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TORONTO (Hollywood Reporter) - Canada's TV regulator dealt a blow Wednesday to network neutrality -- the concept calling for Internet service providers (ISPs) to treat all Web content the same with regard to transmission speed -- by upholding the right of domestic ISPs to control online content and traffic.
In a much-awaited ruling, the Canadian Radio-television and Telecommunications Commission (CRTC) said major phone and cable giants can employ controversial "traffic-shaping" practices to manage the flow of Internet content on their networks, but must tell subscribers when and how they are doing so. The landmark CRTC decision comes as the Federal Communications Commission in Washington prepares to vote Thursday on proposed network neutrality rules that will codify how much control U.S.-based ISPs have over online traffic.
In its Canadian market ruling, the CRTC ordered the ISPs to give notice to subscribers of efforts to "throttle," or slow down, Internet traffic. And they must shape Internet traffic only when necessary, after employing "economic measures" that include upgrading networks to ease congestion and usage limits.
"Technical means to manage traffic, such as traffic shaping, should only be employed as a last resort," the CRTC told ISPs in its ruling.
CRTC critics view rulings or policies that allow ISPs to slow down Internet traffic, charge subscribers for how much bandwidth they use or offer discounts for off-peak usage as violating the principal of network neutrality, where all Internet traffic is treated equally.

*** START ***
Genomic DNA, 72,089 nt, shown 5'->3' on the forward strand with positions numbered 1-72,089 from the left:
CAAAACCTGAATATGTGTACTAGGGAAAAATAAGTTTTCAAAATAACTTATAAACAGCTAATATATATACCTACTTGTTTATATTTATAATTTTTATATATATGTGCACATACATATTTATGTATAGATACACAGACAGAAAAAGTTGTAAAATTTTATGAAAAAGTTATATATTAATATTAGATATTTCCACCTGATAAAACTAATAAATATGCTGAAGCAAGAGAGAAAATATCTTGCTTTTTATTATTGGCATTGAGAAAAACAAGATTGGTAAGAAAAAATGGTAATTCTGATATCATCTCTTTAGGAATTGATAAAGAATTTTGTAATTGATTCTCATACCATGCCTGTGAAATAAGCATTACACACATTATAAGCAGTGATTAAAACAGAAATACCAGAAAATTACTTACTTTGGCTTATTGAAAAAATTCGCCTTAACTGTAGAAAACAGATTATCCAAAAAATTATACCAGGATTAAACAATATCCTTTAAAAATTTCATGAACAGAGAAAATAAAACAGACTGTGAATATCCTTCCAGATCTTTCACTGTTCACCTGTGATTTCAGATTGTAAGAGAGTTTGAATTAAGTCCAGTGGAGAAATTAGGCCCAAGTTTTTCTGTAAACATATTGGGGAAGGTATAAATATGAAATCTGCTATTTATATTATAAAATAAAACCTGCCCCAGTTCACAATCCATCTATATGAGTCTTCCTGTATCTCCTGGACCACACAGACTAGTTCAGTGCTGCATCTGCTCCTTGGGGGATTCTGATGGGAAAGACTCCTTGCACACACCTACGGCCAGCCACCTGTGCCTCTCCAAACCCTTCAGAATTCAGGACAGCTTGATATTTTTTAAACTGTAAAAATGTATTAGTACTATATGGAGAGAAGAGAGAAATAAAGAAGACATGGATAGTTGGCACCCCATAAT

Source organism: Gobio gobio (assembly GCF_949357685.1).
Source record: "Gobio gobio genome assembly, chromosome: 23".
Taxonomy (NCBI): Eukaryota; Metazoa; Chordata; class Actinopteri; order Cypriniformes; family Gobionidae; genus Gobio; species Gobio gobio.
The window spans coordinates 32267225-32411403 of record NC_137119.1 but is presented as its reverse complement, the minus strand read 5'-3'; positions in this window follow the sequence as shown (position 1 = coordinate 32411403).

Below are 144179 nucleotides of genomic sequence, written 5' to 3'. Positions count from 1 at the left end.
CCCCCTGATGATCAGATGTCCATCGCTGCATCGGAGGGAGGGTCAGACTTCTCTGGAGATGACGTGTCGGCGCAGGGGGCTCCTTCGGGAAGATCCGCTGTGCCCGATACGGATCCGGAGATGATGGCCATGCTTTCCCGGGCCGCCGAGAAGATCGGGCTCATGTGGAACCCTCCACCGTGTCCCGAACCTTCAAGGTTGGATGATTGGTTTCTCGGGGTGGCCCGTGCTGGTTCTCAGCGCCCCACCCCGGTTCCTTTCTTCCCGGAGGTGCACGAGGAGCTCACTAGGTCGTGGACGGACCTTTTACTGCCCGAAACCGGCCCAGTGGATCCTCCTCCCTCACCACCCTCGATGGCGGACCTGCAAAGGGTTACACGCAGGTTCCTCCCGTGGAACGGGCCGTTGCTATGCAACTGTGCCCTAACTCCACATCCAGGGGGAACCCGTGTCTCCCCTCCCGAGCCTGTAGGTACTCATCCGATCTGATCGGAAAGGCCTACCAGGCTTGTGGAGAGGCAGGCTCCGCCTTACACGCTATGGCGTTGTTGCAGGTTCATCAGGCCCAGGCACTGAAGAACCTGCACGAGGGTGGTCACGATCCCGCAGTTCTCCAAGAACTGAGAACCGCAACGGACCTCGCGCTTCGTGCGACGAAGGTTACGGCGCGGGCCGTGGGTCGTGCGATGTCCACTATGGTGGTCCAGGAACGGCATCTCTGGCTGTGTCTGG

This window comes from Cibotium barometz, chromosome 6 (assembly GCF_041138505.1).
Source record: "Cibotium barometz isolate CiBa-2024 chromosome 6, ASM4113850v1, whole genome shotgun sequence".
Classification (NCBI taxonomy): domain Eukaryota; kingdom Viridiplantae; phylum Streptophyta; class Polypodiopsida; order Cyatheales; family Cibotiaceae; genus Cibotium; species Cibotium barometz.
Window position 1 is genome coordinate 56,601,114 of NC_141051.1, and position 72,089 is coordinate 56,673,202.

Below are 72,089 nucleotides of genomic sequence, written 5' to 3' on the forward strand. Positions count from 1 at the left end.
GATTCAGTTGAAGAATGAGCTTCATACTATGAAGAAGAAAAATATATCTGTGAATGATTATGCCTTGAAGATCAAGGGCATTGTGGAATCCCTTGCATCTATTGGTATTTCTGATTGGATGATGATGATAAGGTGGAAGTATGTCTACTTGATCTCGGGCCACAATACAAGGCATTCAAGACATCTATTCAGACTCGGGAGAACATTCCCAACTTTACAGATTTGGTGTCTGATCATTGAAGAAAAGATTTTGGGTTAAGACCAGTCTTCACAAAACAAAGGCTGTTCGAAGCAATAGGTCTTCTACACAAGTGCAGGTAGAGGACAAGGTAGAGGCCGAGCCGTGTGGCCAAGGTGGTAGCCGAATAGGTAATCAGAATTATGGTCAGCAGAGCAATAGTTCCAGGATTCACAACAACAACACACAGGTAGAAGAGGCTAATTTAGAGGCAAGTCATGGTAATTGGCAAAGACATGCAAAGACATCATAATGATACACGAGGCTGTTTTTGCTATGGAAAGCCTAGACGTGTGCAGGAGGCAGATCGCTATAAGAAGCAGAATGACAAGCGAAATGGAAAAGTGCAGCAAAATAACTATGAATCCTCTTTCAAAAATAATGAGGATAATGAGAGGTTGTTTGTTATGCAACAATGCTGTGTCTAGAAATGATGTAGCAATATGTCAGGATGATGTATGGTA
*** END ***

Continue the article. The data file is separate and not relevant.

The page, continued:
But the regulator defended the use of traffic shaping by ISPs to ensure continued innovation.
"Canada is the first country to develop and implement a comprehensive approach to Internet traffic management practices," CRTC chairman Konrad von Finckenstein said in a statement.
"The centerpiece of our approach is a framework of analysis that will be employed to determine whether economic and technical practices are acceptable," he added.
As part of its new policy to police the Internet, ISPs must provide residential customers with 30 days' notice of any changes to network management, and 60 days' notice to wholesale customers.
The ISPs must explain who will be affected by various types of traffic shaping, when it will occur and how it will impact Internet speeds.
The CRTC said that written notice will enable customers to make "more informed decisions about the Internet services they purchase and use."
The regulator also ordered ISPs to detail on monthly customer bills various usage plans so consumers can compare Internet services and match bandwidth needs to what they can afford.
The CRTC upheld the right of ISPs to use traffic shaping after summer hearings in which Bell Canada and other phone giants told the regulator they needed to throttle serial file-sharers that greatly slow the time it takes online subscribers to transfer music, video, software and other large files in the course of legitimate transactions.
Editing by SheriLinden at Reuters